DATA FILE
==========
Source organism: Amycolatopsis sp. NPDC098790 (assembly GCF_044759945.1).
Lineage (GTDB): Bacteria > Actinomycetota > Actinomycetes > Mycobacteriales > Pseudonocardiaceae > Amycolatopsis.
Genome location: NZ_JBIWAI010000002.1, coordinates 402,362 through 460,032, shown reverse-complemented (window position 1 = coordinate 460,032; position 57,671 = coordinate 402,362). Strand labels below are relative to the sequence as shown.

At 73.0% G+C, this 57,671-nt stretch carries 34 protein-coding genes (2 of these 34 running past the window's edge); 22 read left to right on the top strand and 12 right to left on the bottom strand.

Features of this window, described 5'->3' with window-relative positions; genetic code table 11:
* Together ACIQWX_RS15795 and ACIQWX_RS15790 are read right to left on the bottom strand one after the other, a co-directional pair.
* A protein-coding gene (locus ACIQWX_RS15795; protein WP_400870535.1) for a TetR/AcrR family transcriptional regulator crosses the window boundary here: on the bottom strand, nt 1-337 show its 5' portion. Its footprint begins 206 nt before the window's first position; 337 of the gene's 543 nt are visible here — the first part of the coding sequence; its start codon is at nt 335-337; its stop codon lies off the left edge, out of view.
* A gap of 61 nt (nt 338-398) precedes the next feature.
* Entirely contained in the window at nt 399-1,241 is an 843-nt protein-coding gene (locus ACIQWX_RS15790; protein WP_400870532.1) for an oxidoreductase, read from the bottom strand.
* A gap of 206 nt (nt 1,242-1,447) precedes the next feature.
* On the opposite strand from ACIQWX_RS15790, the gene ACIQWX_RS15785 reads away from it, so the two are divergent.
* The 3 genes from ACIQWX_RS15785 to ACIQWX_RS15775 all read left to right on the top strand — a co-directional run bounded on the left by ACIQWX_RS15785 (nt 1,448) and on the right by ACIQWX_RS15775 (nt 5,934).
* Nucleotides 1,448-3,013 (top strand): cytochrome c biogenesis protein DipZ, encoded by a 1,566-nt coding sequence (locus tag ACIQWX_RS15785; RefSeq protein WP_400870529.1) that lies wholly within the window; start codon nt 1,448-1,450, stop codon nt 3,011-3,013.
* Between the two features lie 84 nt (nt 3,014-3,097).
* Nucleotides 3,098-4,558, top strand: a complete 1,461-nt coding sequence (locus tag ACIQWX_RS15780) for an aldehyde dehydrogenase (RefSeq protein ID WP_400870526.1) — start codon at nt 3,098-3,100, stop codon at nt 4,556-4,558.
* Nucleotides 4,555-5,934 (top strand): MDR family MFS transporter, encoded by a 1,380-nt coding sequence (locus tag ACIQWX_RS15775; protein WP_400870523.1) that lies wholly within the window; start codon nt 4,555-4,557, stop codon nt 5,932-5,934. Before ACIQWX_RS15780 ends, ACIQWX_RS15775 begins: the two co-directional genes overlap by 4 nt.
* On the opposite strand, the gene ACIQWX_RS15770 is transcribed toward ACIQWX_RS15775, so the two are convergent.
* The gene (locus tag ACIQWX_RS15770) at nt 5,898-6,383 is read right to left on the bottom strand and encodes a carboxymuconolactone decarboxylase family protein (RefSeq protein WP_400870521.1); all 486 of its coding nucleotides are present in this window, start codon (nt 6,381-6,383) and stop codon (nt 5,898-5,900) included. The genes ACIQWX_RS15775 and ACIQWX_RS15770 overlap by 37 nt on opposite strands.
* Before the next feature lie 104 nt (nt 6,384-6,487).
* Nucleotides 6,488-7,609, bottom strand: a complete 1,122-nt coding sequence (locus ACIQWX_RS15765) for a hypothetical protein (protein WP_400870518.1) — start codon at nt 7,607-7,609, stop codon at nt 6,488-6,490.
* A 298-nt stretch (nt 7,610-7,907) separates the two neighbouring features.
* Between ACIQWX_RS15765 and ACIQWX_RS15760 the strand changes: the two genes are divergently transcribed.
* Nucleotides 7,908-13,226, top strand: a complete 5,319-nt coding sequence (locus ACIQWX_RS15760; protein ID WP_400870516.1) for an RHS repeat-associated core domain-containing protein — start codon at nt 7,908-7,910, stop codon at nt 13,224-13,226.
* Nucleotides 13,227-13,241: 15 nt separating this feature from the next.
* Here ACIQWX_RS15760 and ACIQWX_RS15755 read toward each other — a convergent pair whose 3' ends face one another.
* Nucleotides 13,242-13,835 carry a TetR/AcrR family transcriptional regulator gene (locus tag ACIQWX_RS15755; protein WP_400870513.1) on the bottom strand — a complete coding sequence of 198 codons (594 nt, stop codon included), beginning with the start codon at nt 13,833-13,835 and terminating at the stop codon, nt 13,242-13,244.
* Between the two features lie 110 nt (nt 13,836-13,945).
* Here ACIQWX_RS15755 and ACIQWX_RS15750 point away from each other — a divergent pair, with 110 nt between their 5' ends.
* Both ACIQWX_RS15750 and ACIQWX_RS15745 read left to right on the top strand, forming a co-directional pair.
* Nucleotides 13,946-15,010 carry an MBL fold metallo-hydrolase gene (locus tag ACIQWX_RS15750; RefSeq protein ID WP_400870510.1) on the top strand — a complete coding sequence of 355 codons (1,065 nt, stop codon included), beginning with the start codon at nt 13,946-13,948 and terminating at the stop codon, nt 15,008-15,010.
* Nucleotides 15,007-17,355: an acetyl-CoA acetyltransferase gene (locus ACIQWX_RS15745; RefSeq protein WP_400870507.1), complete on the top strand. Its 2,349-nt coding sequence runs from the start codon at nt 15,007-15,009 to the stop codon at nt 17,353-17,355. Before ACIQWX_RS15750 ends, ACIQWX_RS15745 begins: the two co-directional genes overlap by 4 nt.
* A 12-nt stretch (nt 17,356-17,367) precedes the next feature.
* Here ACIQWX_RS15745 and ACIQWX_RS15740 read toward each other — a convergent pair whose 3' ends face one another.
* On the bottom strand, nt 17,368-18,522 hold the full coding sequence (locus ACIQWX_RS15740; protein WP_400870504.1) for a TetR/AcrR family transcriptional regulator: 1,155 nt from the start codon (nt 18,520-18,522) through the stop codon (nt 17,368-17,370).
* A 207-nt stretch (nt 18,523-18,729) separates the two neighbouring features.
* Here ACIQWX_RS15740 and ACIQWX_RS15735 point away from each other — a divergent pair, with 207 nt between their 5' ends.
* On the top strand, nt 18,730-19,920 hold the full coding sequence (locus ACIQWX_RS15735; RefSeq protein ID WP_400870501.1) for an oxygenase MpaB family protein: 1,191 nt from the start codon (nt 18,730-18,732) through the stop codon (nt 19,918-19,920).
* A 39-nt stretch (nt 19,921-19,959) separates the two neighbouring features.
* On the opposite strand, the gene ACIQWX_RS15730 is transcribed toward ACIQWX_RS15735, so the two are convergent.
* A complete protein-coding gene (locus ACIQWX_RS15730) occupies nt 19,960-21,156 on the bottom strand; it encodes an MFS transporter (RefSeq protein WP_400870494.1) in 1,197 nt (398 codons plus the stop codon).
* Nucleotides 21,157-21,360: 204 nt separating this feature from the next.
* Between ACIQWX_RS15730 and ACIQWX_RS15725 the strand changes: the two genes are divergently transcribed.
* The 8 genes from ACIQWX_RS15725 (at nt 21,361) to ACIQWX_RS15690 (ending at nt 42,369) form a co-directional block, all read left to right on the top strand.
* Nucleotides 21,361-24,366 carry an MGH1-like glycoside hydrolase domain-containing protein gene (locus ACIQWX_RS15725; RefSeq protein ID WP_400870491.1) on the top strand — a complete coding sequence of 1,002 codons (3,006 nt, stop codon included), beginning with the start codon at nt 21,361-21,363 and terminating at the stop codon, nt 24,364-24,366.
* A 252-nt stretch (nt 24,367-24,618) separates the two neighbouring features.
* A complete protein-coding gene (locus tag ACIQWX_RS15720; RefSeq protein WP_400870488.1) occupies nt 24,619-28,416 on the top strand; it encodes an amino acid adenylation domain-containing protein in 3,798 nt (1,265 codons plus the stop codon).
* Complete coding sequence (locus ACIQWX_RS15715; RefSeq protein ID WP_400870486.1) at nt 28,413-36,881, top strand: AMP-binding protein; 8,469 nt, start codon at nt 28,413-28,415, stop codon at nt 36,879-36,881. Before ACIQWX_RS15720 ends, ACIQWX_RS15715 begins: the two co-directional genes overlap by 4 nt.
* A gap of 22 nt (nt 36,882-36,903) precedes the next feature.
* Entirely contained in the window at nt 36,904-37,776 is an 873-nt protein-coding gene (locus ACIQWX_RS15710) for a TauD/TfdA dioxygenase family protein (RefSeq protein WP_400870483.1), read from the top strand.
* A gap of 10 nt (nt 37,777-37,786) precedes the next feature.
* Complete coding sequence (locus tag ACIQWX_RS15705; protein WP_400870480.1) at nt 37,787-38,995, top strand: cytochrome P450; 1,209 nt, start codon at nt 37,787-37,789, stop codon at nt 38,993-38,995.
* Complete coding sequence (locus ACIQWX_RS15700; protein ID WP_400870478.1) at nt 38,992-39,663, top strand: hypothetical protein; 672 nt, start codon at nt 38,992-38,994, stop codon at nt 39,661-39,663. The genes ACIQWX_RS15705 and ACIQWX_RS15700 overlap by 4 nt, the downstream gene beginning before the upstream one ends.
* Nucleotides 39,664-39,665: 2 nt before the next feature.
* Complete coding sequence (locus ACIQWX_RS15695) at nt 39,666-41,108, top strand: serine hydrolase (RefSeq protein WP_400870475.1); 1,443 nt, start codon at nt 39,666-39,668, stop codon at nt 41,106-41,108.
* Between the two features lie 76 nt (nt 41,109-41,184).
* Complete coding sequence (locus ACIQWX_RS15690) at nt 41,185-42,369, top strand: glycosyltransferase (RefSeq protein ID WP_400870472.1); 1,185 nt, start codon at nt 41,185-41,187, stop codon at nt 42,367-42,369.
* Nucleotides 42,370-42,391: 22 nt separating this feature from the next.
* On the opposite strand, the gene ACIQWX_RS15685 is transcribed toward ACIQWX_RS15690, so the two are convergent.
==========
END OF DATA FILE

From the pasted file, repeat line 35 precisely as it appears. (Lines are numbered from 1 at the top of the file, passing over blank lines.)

* A 207-nt stretch (nt 18,523-18,729) separates the two neighbouring features.